Falling in to Place

Falling in to Place

One of my coaching clients has been at a difficult threshold for a long time. He turns up at our sessions dismayed at his ability to forge a way forwards in critical areas of his life and work. What needs to change is not in question, but how to embark upon change is fraught with difficulties. He berates himself for indecision and “stuckness.”

I’m not immune to these feelings in my own life and work. When I’ve tried to drive change in a particular direction, things don’t always work out. And sometimes I don’t seem able to divine which direction to turn towards. Yet I don’t believe that it is always right to simply try harder, make choices based on cold analysis, get off the fence, or just do something…

Along with my client, I’ve begun to enquire in to how I manage myself at these threshold moments. We are used to thinking about change in agentic terms. If I do this then that will result.  But this logic is beguilingly simplistic when we apply it to the most cherished and – often – the most loaded aspects of our life and work. It’s like saying that if you’re an alcoholic the problem is that you drink too much so the solution is to stop drinking alcohol. Such linear change processes rarely work. Despite our yearning, desire and expectation for something specific to happen, in most transformational change processes, we experience sustained periods of being confounded and neutralised. We pull back from action, or hover uneasily between possibilities, between decision and indecision, between limbo and nirvana…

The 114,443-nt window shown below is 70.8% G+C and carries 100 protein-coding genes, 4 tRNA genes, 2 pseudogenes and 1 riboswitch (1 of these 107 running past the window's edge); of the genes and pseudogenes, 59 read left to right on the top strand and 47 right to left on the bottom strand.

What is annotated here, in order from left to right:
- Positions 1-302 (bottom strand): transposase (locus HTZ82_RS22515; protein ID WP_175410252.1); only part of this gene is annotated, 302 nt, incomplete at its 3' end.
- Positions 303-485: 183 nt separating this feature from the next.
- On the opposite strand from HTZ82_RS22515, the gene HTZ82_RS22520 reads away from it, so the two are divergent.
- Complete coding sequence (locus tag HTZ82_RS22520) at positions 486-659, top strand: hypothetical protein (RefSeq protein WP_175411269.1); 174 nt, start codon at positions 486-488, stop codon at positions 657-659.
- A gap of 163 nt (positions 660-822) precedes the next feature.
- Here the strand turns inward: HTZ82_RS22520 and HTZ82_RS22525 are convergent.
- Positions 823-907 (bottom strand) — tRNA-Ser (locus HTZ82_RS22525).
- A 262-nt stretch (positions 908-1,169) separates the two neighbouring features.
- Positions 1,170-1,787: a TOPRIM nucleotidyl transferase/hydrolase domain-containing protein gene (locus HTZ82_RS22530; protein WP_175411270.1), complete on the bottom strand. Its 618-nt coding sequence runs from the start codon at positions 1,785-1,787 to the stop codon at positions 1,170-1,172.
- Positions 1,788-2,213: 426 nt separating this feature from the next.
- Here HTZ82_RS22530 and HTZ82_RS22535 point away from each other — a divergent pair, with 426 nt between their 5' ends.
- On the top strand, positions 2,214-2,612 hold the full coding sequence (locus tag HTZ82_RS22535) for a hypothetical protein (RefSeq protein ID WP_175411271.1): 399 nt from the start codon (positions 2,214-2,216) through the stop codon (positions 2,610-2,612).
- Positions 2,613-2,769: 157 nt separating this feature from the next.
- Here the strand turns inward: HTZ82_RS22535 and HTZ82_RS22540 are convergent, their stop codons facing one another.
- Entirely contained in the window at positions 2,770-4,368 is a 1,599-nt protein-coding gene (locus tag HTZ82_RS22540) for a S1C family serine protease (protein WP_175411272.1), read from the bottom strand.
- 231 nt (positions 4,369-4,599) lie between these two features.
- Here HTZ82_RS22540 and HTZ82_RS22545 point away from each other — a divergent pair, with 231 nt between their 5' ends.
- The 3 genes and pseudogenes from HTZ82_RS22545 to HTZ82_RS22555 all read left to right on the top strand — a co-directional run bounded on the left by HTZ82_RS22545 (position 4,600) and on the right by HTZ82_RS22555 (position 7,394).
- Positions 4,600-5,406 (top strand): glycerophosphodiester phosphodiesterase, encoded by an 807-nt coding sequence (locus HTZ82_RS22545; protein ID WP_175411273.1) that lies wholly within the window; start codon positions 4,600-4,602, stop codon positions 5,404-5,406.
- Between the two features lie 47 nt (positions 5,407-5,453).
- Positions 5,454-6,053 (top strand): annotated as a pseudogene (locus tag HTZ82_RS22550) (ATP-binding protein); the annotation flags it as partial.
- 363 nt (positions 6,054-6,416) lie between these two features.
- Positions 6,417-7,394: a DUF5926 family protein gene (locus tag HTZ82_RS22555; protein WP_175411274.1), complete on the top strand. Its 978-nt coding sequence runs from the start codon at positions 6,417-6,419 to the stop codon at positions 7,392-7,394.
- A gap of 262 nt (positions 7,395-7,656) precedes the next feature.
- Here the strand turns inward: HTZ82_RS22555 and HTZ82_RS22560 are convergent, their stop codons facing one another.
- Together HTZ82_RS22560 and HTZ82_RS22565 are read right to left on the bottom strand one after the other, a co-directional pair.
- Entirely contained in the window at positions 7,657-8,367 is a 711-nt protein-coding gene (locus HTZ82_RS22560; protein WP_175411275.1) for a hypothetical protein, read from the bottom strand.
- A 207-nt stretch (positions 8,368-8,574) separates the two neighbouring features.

My friend and fellow Gestaltist Sally Denham-Vaughan calls these transitional thresholds “liminal spaces” where we need to befriend uncertainty and not berate ourselves when we feel disconnected from obvious action possibilities and when we experience fragmentation and despair. I, too, believe that in many circumstances we need to look beyond our capacities to act. We could turn from Doing to Being for an alternative change strategy -but what might this look like?

Well, it might involve developing our capacities for being with our intentionality while resisting the habitual action imperative, at least for a while; paying compassionate and searching attention to the overall situation we find ourselves in, rather than berating ourselves for our personal wobble; staying open to being affected and impacted by what is going on around us; rehearsing small steps in the direction of our dreams and learning from these experiments; and staying connected to what is going on in our bodies...

Perhaps if we pay this sort of attention to change, the transformation we seek will simply fall in to place?

Posted in General on Sunday, Feb 16th, 2014

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